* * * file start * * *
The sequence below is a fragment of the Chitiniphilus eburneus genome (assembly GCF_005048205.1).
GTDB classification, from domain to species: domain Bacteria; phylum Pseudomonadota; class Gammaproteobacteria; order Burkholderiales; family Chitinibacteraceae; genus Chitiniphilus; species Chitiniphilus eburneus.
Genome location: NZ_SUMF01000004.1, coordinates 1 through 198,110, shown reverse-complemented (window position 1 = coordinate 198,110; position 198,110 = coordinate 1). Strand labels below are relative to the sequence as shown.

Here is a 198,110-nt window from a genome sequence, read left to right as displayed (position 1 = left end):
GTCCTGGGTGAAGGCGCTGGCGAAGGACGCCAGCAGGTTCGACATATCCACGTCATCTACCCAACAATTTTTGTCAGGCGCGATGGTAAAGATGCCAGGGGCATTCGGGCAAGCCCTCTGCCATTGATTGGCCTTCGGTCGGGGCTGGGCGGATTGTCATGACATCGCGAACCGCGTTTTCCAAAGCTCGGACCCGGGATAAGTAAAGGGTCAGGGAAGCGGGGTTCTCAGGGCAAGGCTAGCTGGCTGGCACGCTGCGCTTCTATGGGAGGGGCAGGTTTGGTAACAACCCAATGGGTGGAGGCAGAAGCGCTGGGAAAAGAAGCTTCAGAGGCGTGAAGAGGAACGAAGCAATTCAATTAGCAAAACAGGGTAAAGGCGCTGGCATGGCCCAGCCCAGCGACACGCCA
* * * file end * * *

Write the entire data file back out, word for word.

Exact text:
The sequence below is a fragment of the Chitiniphilus eburneus genome (assembly GCF_005048205.1).
GTDB classification, from domain to species: domain Bacteria; phylum Pseudomonadota; class Gammaproteobacteria; order Burkholderiales; family Chitinibacteraceae; genus Chitiniphilus; species Chitiniphilus eburneus.
Genome location: NZ_SUMF01000004.1, coordinates 1 through 198,110, shown reverse-complemented (window position 1 = coordinate 198,110; position 198,110 = coordinate 1). Strand labels below are relative to the sequence as shown.

Here is a 198,110-nt window from a genome sequence, read left to right as displayed (position 1 = left end):
GTCCTGGGTGAAGGCGCTGGCGAAGGACGCCAGCAGGTTCGACATATCCACGTCATCTACCCAACAATTTTTGTCAGGCGCGATGGTAAAGATGCCAGGGGCATTCGGGCAAGCCCTCTGCCATTGATTGGCCTTCGGTCGGGGCTGGGCGGATTGTCATGACATCGCGAACCGCGTTTTCCAAAGCTCGGACCCGGGATAAGTAAAGGGTCAGGGAAGCGGGGTTCTCAGGGCAAGGCTAGCTGGCTGGCACGCTGCGCTTCTATGGGAGGGGCAGGTTTGGTAACAACCCAATGGGTGGAGGCAGAAGCGCTGGGAAAAGAAGCTTCAGAGGCGTGAAGAGGAACGAAGCAATTCAATTAGCAAAACAGGGTAAAGGCGCTGGCATGGCCCAGCCCAGCGACACGCCA